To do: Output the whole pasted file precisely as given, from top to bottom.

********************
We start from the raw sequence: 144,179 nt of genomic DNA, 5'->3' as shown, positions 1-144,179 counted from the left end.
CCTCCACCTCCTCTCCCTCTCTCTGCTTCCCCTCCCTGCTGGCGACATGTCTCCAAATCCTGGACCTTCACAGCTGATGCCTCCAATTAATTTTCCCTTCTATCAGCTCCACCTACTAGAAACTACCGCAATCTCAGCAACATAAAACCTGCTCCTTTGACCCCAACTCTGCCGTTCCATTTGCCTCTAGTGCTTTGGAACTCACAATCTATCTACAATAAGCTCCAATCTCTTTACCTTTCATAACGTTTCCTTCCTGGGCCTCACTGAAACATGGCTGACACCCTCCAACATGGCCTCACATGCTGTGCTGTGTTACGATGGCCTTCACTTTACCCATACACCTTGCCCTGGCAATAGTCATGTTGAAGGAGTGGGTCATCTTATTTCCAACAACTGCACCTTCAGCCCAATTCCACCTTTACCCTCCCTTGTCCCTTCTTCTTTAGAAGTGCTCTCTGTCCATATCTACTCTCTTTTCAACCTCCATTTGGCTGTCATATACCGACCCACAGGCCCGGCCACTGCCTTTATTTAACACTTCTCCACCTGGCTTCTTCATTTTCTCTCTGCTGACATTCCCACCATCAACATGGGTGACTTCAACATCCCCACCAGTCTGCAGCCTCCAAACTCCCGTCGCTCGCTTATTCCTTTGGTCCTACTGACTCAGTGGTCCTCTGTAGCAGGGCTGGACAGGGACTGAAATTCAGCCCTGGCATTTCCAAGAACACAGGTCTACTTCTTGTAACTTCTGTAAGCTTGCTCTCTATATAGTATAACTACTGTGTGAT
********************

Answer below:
We start from the raw sequence: 144,179 nt of genomic DNA, 5'->3' as shown, positions 1-144,179 counted from the left end.
CCTCCACCTCCTCTCCCTCTCTCTGCTTCCCCTCCCTGCTGGCGACATGTCTCCAAATCCTGGACCTTCACAGCTGATGCCTCCAATTAATTTTCCCTTCTATCAGCTCCACCTACTAGAAACTACCGCAATCTCAGCAACATAAAACCTGCTCCTTTGACCCCAACTCTGCCGTTCCATTTGCCTCTAGTGCTTTGGAACTCACAATCTATCTACAATAAGCTCCAATCTCTTTACCTTTCATAACGTTTCCTTCCTGGGCCTCACTGAAACATGGCTGACACCCTCCAACATGGCCTCACATGCTGTGCTGTGTTACGATGGCCTTCACTTTACCCATACACCTTGCCCTGGCAATAGTCATGTTGAAGGAGTGGGTCATCTTATTTCCAACAACTGCACCTTCAGCCCAATTCCACCTTTACCCTCCCTTGTCCCTTCTTCTTTAGAAGTGCTCTCTGTCCATATCTACTCTCTTTTCAACCTCCATTTGGCTGTCATATACCGACCCACAGGCCCGGCCACTGCCTTTATTTAACACTTCTCCACCTGGCTTCTTCATTTTCTCTCTGCTGACATTCCCACCATCAACATGGGTGACTTCAACATCCCCACCAGTCTGCAGCCTCCAAACTCCCGTCGCTCGCTTATTCCTTTGGTCCTACTGACTCAGTGGTCCTCTGTAGCAGGGCTGGACAGGGACTGAAATTCAGCCCTGGCATTTCCAAGAACACAGGTCTACTTCTTGTAACTTCTGTAAGCTTGCTCTCTATATAGTATAACTACTGTGTGAT